Patients suffering from nonalcoholic fatty liver disease are usually advised to reduce the amount of fat in their livers via diet. Jeffrey Browning and his colleagues from the University of Texas Southwestern Medical Center compared two common dietary practices to see which yielded the quickest results: reducing total calories, or only reducing carbohydrates. After two weeks, patients who had limited carbs showed greater improvement than those who had limited total calories.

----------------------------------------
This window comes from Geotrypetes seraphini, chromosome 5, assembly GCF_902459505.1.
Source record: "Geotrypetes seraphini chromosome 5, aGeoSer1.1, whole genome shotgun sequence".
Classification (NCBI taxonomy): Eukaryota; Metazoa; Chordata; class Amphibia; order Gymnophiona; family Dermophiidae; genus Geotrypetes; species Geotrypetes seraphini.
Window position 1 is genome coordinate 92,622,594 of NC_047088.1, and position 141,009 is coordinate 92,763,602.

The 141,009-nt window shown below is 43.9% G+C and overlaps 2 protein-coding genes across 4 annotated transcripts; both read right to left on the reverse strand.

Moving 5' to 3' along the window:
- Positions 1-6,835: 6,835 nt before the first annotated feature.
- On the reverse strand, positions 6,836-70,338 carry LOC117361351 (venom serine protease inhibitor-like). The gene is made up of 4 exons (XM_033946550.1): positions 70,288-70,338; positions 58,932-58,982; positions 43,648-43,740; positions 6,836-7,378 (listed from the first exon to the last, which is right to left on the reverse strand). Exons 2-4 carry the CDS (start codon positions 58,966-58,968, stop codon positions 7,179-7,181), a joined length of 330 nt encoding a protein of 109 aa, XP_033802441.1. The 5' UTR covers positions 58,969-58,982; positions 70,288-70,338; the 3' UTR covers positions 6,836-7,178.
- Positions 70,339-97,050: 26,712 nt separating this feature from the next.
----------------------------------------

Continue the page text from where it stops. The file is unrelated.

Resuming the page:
The researchers divided 18 people into two groups. The first group was put on a low-carb diet (less than 20 grams of carbohydrate/day), and the second on a low calorie diet (1200 calories/day for women, 1500 calories/day for men). Each group had their meals prepared by the UT Southwestern's Clinical and Translational Research Center kitchen to ensure compliance. Participants in both groups lost an average of ten pounds during the two-week trial. However, the amount of liver fat, as determined by hepatic triglyceride levels, was significantly lower in the low carb group.Reducing carbohydrates rather than total calories is not necessarily the best diet plan for everyone. Even in this study, both diets yielded equivalent weight loss. However, based on this small study, for quick reduction in liver fat though, limiting carbs does seem to be the way to go.